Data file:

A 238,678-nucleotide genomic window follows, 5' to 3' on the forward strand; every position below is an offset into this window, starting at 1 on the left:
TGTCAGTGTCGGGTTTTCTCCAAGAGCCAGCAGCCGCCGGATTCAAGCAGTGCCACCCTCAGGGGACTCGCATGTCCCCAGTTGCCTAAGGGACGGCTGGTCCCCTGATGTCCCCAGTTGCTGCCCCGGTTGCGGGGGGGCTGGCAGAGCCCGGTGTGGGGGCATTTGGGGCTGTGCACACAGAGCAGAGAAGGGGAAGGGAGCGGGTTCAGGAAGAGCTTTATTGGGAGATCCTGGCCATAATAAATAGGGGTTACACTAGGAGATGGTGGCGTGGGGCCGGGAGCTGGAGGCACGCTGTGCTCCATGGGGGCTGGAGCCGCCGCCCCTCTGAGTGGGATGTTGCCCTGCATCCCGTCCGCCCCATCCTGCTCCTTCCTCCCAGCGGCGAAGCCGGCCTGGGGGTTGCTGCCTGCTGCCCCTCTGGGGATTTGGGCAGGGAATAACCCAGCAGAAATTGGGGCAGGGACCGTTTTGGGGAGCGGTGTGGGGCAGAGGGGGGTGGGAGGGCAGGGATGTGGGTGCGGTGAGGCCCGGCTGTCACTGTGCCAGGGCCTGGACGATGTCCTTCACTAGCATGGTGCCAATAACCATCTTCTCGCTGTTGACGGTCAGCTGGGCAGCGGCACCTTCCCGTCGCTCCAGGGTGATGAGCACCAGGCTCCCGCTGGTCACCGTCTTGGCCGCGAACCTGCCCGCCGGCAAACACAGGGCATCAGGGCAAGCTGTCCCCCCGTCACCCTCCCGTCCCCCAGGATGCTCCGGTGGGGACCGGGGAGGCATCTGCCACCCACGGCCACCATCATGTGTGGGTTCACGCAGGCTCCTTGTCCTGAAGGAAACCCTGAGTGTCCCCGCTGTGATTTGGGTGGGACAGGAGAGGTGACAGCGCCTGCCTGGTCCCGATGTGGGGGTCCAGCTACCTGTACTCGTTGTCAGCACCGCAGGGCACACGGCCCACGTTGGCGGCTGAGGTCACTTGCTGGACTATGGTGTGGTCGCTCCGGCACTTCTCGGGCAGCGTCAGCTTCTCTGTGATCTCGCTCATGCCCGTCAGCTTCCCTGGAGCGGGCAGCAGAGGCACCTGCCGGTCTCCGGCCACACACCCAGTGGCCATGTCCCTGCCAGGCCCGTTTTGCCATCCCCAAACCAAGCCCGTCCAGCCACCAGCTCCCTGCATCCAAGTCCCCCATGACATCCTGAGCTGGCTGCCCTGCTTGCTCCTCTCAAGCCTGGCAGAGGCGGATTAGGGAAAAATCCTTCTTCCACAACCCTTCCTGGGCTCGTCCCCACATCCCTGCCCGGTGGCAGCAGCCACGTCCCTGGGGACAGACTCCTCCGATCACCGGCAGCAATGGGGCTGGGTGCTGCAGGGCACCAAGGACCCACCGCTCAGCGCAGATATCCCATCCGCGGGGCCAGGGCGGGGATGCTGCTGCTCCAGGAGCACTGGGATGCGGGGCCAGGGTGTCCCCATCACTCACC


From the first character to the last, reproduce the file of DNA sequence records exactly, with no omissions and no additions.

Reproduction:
A 238,678-nucleotide genomic window follows, 5' to 3' on the forward strand; every position below is an offset into this window, starting at 1 on the left:
TGTCAGTGTCGGGTTTTCTCCAAGAGCCAGCAGCCGCCGGATTCAAGCAGTGCCACCCTCAGGGGACTCGCATGTCCCCAGTTGCCTAAGGGACGGCTGGTCCCCTGATGTCCCCAGTTGCTGCCCCGGTTGCGGGGGGGCTGGCAGAGCCCGGTGTGGGGGCATTTGGGGCTGTGCACACAGAGCAGAGAAGGGGAAGGGAGCGGGTTCAGGAAGAGCTTTATTGGGAGATCCTGGCCATAATAAATAGGGGTTACACTAGGAGATGGTGGCGTGGGGCCGGGAGCTGGAGGCACGCTGTGCTCCATGGGGGCTGGAGCCGCCGCCCCTCTGAGTGGGATGTTGCCCTGCATCCCGTCCGCCCCATCCTGCTCCTTCCTCCCAGCGGCGAAGCCGGCCTGGGGGTTGCTGCCTGCTGCCCCTCTGGGGATTTGGGCAGGGAATAACCCAGCAGAAATTGGGGCAGGGACCGTTTTGGGGAGCGGTGTGGGGCAGAGGGGGGTGGGAGGGCAGGGATGTGGGTGCGGTGAGGCCCGGCTGTCACTGTGCCAGGGCCTGGACGATGTCCTTCACTAGCATGGTGCCAATAACCATCTTCTCGCTGTTGACGGTCAGCTGGGCAGCGGCACCTTCCCGTCGCTCCAGGGTGATGAGCACCAGGCTCCCGCTGGTCACCGTCTTGGCCGCGAACCTGCCCGCCGGCAAACACAGGGCATCAGGGCAAGCTGTCCCCCCGTCACCCTCCCGTCCCCCAGGATGCTCCGGTGGGGACCGGGGAGGCATCTGCCACCCACGGCCACCATCATGTGTGGGTTCACGCAGGCTCCTTGTCCTGAAGGAAACCCTGAGTGTCCCCGCTGTGATTTGGGTGGGACAGGAGAGGTGACAGCGCCTGCCTGGTCCCGATGTGGGGGTCCAGCTACCTGTACTCGTTGTCAGCACCGCAGGGCACACGGCCCACGTTGGCGGCTGAGGTCACTTGCTGGACTATGGTGTGGTCGCTCCGGCACTTCTCGGGCAGCGTCAGCTTCTCTGTGATCTCGCTCATGCCCGTCAGCTTCCCTGGAGCGGGCAGCAGAGGCACCTGCCGGTCTCCGGCCACACACCCAGTGGCCATGTCCCTGCCAGGCCCGTTTTGCCATCCCCAAACCAAGCCCGTCCAGCCACCAGCTCCCTGCATCCAAGTCCCCCATGACATCCTGAGCTGGCTGCCCTGCTTGCTCCTCTCAAGCCTGGCAGAGGCGGATTAGGGAAAAATCCTTCTTCCACAACCCTTCCTGGGCTCGTCCCCACATCCCTGCCCGGTGGCAGCAGCCACGTCCCTGGGGACAGACTCCTCCGATCACCGGCAGCAATGGGGCTGGGTGCTGCAGGGCACCAAGGACCCACCGCTCAGCGCAGATATCCCATCCGCGGGGCCAGGGCGGGGATGCTGCTGCTCCAGGAGCACTGGGATGCGGGGCCAGGGTGTCCCCATCACTCACC